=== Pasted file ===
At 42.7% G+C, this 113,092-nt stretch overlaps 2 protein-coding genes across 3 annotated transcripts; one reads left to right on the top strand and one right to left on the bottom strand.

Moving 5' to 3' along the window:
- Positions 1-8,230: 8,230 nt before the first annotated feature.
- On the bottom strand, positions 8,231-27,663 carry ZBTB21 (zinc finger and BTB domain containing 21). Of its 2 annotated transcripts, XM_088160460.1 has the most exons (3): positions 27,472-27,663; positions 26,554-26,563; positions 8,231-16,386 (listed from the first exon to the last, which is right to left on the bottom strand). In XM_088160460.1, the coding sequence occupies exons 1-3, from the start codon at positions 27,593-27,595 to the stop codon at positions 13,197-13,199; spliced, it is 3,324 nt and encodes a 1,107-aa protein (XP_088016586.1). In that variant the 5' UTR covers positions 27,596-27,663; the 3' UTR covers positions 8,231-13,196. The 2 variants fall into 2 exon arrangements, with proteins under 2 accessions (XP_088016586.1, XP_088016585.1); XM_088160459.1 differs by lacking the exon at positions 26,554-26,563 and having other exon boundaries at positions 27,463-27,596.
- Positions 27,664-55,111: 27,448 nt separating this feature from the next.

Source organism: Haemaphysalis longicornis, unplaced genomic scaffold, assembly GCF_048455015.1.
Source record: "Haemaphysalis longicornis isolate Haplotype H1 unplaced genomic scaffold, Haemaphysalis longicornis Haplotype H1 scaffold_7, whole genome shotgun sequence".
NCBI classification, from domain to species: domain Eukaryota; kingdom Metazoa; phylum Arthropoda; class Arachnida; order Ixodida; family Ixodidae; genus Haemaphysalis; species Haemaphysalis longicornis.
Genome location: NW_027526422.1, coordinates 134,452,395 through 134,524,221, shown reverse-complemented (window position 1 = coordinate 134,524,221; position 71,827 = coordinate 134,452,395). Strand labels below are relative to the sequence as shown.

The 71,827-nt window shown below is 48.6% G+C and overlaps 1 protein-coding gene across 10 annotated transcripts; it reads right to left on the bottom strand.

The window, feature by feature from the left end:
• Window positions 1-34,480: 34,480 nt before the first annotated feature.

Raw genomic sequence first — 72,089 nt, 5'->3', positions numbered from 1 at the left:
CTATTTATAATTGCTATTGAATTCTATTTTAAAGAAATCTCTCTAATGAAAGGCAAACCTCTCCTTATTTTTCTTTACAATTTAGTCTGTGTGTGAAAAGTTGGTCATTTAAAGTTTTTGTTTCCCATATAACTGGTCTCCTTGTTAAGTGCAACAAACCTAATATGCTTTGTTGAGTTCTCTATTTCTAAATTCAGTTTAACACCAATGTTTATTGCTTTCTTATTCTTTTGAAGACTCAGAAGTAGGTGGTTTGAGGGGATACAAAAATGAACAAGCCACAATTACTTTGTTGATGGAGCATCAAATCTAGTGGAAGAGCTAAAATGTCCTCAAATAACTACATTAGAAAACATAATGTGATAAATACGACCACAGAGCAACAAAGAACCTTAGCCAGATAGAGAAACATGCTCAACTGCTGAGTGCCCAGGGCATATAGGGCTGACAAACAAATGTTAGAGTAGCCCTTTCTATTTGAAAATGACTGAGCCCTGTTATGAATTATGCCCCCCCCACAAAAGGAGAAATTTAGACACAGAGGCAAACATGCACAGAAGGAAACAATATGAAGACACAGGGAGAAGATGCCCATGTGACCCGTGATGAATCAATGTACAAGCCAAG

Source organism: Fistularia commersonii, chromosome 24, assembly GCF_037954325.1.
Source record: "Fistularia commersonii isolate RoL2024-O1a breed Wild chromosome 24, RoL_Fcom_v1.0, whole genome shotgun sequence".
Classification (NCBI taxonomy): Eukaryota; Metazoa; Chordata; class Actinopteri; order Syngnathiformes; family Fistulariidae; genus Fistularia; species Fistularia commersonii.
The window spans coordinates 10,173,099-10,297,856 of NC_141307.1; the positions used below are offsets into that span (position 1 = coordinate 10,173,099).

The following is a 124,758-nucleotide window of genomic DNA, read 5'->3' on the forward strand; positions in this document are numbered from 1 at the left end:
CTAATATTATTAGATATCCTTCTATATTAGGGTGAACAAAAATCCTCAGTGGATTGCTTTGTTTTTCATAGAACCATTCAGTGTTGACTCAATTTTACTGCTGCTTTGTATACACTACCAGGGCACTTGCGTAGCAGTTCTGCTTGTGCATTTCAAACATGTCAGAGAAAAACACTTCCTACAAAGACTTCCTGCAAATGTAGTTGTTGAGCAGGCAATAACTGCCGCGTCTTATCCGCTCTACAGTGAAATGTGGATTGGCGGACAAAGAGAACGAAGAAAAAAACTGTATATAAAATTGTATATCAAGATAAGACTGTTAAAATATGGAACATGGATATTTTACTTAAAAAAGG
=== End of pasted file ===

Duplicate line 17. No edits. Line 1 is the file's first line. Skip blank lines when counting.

Classification (NCBI taxonomy): Eukaryota; Metazoa; Chordata; class Actinopteri; order Syngnathiformes; family Fistulariidae; genus Fistularia; species Fistularia commersonii.